Finally, the gold medal goes to Instagram. It has a completely different trajectory than the other two platforms, and its London versus Rio comparison shows how rapidly Instagram has grown. The #london2012 hashtag has 369,696 posts while #rio2016 has 2,065,798 posts, and the 2016 Olympics are only halfway through. Instagram is a younger platform than both Twitter and Facebook, and its growth still hasn’t peaked according to eMarketer, so this explosion in posts is on par for what we’d expect to see from the platform.   Jackie joined Goodway Group six years ago and has watched the company grow tenfold from 35 people to over 350. As a media buyer and media supervisor, she managed countless campaigns and educated her peers on programmatic. Jackie now brings her media expertise to the marketing team as a content strategist, developing educational content and resources for clients. It’s the perfect fit for a media geek who likes writing.    [/fusion_text][/fusion_builder_column][/fusion_builder_row][/fusion_builder_container]

7 Metrics You Should Stop Focusing On

When it comes to digital media, figuring out what to measure is only getting harder. But in this iMedia Connection article, Jay Friedman, COO of Goodway Group, helps make it easier by telling you what metrics—what noise—to safely ignore and what metrics you should be fully concentrating on to improve your campaign and produce meaningful results.

Goodway Group Appoints New CTO John Merryman

Programmatic media services firm Goodway Group has appointed John Merryman as CTO to oversee software development and technology. He will spearhead Goodway’s engineering expansion so the company can continue to lead the industry in bidding sophistication, digital analytics, and managed services. He will also build upon and create new technology-based services to even better serve clients. John’s accomplished career background includes stints as CTO at Yodle and in technology leadership roles at Plated, Didit, and DoubleClick. At DoubleClick, he was instrumental in helping to develop the first public API for the DART 5 system and new functions for DoubleClick for Advertisers. For more on John’s hiring post, please see these additional press links: https://www.mediapost.com/publications/article/282048/goodway-group-appoints-john-merryman-cto-in-a-newl.html (MediaPost, 8/9/16 Real-Time Daily article) https://www.mediapost.com/publications/people-on-the-move/edition/2016/08/09/ (MediaPost, 8/9/16 People on the Move mention) https://www.medialifemagazine.com/people-8-09-16/ (Media Life magazine, 8/9/16 mention) https://www.bizjournals.com/potmsearch/detail/submission/6119082/John_Merryman?l=&time=&ind=&type=&ro=18 (The Business Journals, 8/9/16 mention) https://streetfightmag.com/2016/08/12/openings-and-new-hires-at-tapclicks-gotu-matchcraft/ (Street Fight, 8/12/16 mention) https://adtechdaily.com/2016/08/17/goodway-group-appoints-new-cto-john-merryman/ (Ad Tech Daily, 8/17/16 article)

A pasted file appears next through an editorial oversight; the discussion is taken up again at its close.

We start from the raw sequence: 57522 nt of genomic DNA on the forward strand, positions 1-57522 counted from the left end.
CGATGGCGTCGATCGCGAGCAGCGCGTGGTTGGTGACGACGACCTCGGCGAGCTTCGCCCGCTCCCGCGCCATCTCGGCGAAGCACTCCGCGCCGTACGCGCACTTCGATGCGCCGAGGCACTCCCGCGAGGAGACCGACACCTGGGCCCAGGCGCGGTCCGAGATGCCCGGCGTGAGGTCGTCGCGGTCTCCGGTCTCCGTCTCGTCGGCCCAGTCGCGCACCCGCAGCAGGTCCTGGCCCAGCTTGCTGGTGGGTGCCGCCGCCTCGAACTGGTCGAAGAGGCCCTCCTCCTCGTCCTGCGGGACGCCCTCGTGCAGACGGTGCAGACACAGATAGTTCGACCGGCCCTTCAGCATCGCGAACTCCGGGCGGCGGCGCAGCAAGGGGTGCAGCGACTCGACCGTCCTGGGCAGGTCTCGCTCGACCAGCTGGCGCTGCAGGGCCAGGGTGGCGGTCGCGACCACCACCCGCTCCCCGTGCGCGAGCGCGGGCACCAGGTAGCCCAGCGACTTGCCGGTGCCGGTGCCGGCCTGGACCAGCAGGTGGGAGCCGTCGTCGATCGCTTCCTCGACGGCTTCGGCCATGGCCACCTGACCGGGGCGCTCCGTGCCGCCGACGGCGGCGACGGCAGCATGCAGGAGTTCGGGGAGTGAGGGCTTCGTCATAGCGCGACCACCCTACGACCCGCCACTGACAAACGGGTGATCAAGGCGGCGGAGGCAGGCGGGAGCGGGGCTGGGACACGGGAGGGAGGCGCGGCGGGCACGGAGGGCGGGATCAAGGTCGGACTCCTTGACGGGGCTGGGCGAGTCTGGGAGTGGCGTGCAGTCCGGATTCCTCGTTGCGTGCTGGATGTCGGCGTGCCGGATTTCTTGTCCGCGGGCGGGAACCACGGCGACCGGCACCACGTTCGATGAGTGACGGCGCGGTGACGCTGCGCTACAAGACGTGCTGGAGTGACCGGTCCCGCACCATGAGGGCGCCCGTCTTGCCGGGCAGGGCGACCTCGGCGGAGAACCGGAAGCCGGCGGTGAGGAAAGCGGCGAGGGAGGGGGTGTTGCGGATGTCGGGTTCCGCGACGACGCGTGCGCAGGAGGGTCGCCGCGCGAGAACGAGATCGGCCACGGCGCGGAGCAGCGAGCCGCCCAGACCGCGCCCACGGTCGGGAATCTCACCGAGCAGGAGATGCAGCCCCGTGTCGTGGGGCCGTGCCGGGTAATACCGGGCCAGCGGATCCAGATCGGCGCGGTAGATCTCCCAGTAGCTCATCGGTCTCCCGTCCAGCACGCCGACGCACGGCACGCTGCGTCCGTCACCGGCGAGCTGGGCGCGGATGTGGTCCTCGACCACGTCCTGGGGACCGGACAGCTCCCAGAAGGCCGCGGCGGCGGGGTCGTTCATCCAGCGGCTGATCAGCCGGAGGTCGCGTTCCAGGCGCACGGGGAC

Gotta Catch 'Em All—All Your Potential Customers, That Is . . .